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Boasting modern interiors with Mondrian-like feature walls and high ceilings, coupled with floor-to-ceiling windows that let natural light in, the restaurant feels breezy and spacious. With an open-air concept, you are privy to the theatrical action in the kitchen, wok flames, and all. Even though the restaurant is located on the street level, past the hotel lobby, overlooking the busy Upper Pickering Street, the frangipani trees and water “streams” lining the exterior give off a restaurant in a garden vibe—an extension of the Parkroyal on Pickering’s hotel in a garden concept—that instantly makes you feel at ease. Request for seats near the window where the sofas are great for lounging in between buffet rounds. The close proximity of some of the tables, especially those at the back of the room, may be too close for comfort for some. But if this is not a problem, the long communal tables near the salad and dessert tables allow easy access to the buffet spread. A private room is also available.
The Hokkien giant king prawn noodle soup, although simple with just yellow noodles, beansprouts and a single juicy prawn, is hearty, thanks to its rich but slightly oily, prawn stock. You can also make your own Nonya fruit rojak here, or if you prefer, head to the salad station for your own mix of salad greens, or whet your appetite with the refreshing mango or pomelo salads. The spread at the seafood station includes tiger prawns, golden clams, black mussels, as well as freshly shucked oysters, which are plump, sweet, and with a mineral finish. Meanwhile, the sushi and sashimi counter offers a selection of maki sushi as well as fresh salmon, tuna and octopus sashimi, which are sliced up and nicely plated upon order.
At the hot food station, we try the fork tender coq a vin or chicken in red wine, which goes well with jasmine rice, but our favourite is the salmon in a slightly sweet orange sauce, which pairs well with the oven-baked red-skinned baby potatoes. You can also order pasta cooked a la minute, but we opt for char kway teow, which is wok fried to order with choice ingredients such as Chinese sausages, cockles, prawns and beansprouts with flat rice noodles, replete with plenty of “wok hei”.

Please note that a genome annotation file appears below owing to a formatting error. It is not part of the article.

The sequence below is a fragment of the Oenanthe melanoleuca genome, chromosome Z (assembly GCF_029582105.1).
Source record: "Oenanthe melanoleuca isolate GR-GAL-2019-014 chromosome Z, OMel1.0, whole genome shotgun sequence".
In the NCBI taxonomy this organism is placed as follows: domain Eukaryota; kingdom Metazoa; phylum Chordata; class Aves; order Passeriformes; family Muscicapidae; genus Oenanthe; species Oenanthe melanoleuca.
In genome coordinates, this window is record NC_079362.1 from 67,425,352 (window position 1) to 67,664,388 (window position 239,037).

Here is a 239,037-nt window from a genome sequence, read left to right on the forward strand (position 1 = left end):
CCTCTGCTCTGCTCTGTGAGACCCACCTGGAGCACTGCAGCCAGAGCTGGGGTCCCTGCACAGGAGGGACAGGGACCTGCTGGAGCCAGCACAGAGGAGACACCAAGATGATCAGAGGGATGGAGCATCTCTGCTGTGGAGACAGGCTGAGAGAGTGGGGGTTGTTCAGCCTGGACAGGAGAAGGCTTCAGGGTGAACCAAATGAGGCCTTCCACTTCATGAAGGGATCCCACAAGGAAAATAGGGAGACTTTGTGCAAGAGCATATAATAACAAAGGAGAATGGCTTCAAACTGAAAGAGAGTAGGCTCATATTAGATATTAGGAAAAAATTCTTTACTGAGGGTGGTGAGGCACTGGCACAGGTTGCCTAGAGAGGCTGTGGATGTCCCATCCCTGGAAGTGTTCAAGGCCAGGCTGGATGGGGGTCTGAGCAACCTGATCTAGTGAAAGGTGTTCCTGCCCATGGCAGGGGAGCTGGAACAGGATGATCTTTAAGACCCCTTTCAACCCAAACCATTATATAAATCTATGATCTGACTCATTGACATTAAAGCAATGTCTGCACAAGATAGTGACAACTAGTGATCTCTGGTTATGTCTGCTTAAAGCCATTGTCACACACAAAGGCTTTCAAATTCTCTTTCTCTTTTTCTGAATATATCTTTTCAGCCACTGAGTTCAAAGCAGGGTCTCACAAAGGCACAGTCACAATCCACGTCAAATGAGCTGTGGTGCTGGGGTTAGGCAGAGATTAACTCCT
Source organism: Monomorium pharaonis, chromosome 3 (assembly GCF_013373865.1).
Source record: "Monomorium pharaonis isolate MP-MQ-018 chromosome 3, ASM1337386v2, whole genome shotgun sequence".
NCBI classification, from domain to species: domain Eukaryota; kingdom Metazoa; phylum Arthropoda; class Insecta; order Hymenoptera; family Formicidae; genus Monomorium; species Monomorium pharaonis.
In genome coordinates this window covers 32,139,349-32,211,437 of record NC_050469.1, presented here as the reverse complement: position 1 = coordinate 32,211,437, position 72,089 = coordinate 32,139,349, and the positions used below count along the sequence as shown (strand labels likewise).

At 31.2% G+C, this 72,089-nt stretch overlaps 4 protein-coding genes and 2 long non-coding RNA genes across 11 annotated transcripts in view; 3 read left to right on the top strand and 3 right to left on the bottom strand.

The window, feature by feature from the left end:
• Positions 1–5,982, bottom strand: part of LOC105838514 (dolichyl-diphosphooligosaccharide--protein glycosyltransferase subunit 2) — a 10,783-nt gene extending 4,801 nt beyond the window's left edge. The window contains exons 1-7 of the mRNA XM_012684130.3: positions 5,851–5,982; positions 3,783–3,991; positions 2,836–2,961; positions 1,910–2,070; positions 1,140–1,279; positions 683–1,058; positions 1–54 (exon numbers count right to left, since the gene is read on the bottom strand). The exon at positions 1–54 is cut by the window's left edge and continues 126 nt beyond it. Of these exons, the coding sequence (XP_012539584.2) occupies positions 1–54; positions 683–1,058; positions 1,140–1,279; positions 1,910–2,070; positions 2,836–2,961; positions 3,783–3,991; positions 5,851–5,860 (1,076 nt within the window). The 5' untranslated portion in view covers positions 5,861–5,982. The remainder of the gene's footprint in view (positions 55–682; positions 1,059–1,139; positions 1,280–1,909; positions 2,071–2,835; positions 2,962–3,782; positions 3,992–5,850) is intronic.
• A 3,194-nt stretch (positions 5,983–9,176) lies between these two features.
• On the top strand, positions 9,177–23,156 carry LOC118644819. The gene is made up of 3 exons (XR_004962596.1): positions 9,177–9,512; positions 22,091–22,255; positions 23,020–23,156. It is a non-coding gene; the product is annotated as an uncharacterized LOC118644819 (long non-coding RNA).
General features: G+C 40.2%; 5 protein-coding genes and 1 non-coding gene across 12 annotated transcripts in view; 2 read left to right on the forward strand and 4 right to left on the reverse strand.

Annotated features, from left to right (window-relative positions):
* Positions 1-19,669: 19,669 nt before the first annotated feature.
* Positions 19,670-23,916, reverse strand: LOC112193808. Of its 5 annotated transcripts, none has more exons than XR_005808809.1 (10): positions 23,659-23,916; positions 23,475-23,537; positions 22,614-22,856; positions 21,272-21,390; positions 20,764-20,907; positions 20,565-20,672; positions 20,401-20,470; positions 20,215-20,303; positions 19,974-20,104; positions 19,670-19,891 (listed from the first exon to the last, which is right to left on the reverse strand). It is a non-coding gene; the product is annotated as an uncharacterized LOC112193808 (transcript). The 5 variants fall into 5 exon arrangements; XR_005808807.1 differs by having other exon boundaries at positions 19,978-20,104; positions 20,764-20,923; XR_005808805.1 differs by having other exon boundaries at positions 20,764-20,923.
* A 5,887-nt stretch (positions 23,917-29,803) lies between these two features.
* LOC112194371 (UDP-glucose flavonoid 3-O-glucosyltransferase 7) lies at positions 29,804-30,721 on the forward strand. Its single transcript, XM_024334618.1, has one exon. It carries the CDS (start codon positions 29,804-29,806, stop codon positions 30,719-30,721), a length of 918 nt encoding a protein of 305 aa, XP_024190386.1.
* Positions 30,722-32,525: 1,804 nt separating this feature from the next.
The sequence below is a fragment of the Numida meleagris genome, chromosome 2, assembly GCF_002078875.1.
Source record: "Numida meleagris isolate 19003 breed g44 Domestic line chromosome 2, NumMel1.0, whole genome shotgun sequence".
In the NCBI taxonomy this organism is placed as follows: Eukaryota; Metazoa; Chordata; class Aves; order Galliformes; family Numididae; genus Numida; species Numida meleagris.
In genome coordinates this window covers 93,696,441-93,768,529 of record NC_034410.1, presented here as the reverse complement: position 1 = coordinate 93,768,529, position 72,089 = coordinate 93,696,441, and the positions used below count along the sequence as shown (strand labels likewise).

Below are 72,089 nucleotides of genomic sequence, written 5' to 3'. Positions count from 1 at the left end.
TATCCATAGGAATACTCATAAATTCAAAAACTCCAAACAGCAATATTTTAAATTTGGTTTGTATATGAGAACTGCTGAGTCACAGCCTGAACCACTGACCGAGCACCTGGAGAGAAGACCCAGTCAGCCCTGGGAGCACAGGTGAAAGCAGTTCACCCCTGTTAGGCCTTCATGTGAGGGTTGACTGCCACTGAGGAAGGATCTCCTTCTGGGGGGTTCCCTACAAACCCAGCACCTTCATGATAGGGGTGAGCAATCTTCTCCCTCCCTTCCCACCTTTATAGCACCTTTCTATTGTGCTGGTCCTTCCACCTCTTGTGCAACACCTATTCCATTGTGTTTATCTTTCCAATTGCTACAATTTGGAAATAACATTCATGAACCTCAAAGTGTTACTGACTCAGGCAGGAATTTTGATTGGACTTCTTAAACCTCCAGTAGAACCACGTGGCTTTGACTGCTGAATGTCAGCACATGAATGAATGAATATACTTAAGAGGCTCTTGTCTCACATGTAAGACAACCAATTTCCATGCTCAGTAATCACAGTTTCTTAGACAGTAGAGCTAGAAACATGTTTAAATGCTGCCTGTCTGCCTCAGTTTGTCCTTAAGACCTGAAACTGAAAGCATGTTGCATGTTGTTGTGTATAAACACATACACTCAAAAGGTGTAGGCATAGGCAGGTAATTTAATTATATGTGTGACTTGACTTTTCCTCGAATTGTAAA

Remember to leave room for dessert, which is an attraction in its own right at Lime. From the Nonya kueh lapis and bubur cha cha, to the bread and butter pudding with vanilla sauce, and green tea chocolate fondue (which you dip into with a selection of fruits, choux puffs and honeycomb candy), you will be spoilt for choice. But if you can only pick one (okay, two), then, the zesty Yuzu meringue tart and the light and airy New York Cheesecake with a crunchy base, nicely rounds off your meal on a sweet note.
There is a decent selection of champagne, white, red and rosé wines from wine-producing regions such as France’s Burgundy, Australia’s Barossa Valley and Chile’s Central Valley, all available by the glass. While our waiter offered some brilliant wine suggestions, we were disappointed that our single glass of cabernet merlot was pre-poured before it was brought to the table. Give the signature Limenade a try. You can choose to spike the refreshing fresh calamansi, lime infusion and soda mix with a shot of vodka, tequila, rum, gin or chartreuse.
Service was unobtrusive and efficient, but it would have been better if it came with more smiles. Dirty plates were cleared promptly and water glasses topped up, even though this slowed towards the end of the night. This was the same when it came to topping up food at the buffet stations.
$48-$78 for lunch and $65-70 for dinner, excluding wines, which average $24 per glass, as well as beers, spirits and cocktails.